History and museums
Frederiksberg Church (Danish: Frederiksberg Kirke) is the oldest church building in the Frederiksberg district of Copenhagen, Denmark. Completed in 1734, it is built to an unusual octagonal design in Baroque style. It is situated at Frederiksberg Runddel in front of the main entrance to Frederiksberg Gardens, on the corner of Frederiksberg Allé and Pile Allé,
Frederiksberg was founded when King Christian III transferred 20 Dutch families from Amager to the area, which became known as Ny Hollænderbyen ("New Dutch Town"), or Ny Amager ("New Dutch Town). The residents of this community constructed a small wooden church in 1653 across the street from the present Frederiksberg Church, roughly where the Storm P. Museum stands today. It was burned down by Swedish troops in 1658 during the Assault on Copenhagen in the Second Northern War. After the war, the Dutch community returned to the area but, struck with deep poverty, a new church was not completed until 1681.
After the turn of the century, the area changed dramatically when King Frederick IV built Frederiksberg Palace on a nearby hilltop. The Dutch farmers were forced away from the area which became a fashionable summer destination, from 1710 known as Frederiksberg.
In 1732 it was finally decided to build a new church. The King contributed with 2000 rigsdaler and a piece of land to build it on, and his sister, Princess Sophie Hedevig, donated her entire income from tithe for the year of 1732.
The architect Felix Dusart was charged with the design of the new church. He had come to Denmark from the Netherlands after the Copenhagen Fire of 1728 to work on the rebuilding of the city and mainly worked for Philip de Lange.
The church was consecrated on 6 January 1734 by Christian Worm, the Bishop of Zealand, at a ceremony attended by King Christian VI and Crown Prince Frederick (V).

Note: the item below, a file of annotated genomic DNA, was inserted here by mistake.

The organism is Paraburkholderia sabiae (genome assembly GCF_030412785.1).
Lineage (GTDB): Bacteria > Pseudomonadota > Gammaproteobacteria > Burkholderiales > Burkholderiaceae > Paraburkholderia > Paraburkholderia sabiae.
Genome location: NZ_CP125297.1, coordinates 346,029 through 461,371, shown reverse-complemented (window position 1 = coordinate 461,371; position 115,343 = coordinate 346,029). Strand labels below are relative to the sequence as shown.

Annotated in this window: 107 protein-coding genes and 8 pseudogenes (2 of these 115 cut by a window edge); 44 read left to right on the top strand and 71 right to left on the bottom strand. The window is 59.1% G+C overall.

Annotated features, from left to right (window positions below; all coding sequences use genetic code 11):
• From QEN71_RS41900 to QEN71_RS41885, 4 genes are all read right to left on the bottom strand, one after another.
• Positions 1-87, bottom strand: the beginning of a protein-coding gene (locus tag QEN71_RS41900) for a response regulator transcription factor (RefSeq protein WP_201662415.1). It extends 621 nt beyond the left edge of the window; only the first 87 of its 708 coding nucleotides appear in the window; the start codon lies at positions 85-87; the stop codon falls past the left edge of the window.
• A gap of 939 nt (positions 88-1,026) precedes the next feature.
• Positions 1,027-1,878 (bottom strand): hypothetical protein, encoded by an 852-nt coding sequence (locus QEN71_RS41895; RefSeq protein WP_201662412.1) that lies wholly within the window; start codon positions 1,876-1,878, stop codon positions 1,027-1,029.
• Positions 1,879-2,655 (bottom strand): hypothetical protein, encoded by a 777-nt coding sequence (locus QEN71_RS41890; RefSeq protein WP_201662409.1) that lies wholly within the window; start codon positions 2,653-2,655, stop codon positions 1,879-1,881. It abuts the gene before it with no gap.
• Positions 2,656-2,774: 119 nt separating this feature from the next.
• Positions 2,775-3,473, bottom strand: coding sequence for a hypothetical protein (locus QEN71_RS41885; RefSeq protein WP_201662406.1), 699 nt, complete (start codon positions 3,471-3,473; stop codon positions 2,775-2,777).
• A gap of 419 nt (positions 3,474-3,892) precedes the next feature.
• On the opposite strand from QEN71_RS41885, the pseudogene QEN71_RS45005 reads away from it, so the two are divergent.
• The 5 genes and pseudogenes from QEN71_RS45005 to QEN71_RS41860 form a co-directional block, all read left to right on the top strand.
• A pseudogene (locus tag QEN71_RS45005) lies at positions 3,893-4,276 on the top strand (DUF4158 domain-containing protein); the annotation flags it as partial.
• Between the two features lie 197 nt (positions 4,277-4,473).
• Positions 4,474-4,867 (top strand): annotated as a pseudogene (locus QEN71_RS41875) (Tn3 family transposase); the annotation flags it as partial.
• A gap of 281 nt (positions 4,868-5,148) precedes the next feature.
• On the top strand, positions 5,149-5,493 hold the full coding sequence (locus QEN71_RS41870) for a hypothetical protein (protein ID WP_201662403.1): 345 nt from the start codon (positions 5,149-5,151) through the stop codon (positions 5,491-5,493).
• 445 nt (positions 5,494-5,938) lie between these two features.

The old church bells were transferred from the old to the new church but later repaired several times and finally completely replaced, save the smallest bell which has partly been preserved. The rest of the old church was sold in an auction on 23 February for the price of 211 rigsdaler and 84 skilling.
In 1736, through a royal resolution, it was decided that the church was to have its own pastor, and the citizens of the Vesterbro suburb were to belong under it. The first pastor was Johannes Kinast (died 1773).
Up through the 19th and 20th century the church was adapted and modernized om several occasions. In 1824 the current rectory was built and in 1865 the church was expanded westward with the porch while the two original entrances, one for men and one for women, are blinded.
In 1868 the church was transferred from state to municipal ownership and in 1898 it became an independent institution.
The church is built in Dutch Baroque style and to an octagonal design. The slate roof is from 1876 and replaced a tile roof.
Installed in1754, the church's first organ had 10 steps and was built by Hartvig Jochum Müller. Its first organist was Joachim Conrad Oehlenschläger, father of the poet Adam Oehlenschläger. The current organ, its third, was built in 1947 by Marcussen & Søn in Åbenrå and has 34 steps, 3 manuals and pedal.
The combined altar and pulpit is executed by the sculptor Johan Christopher Hübner and carpenter Christian Holfeldt.
The altarpiece from 1841 is painted by Christoffer Wilhelm Eckersberg and depicts the scene from John 17:6-19. According to Dutch reformed tradition it is placed below the pulpit.
There are two memorials in the church, both of which were inaugurated on 16 January 1873. One commemorates soldiers fallen in the Second Schleswig War and the other Adam Oehlenschläger.
Today known as Frederiksberg Ældre Kirkegård (en. Frederiksberg Old Cemetery), the churchyard was established at the same time as the church. It soon became too small and was expanded on a number of occasions to keep pace with the constantly growing population of Frederiksberg.
For a list of notable interments, see Frederiksberg Ældre Kirkegård#Burials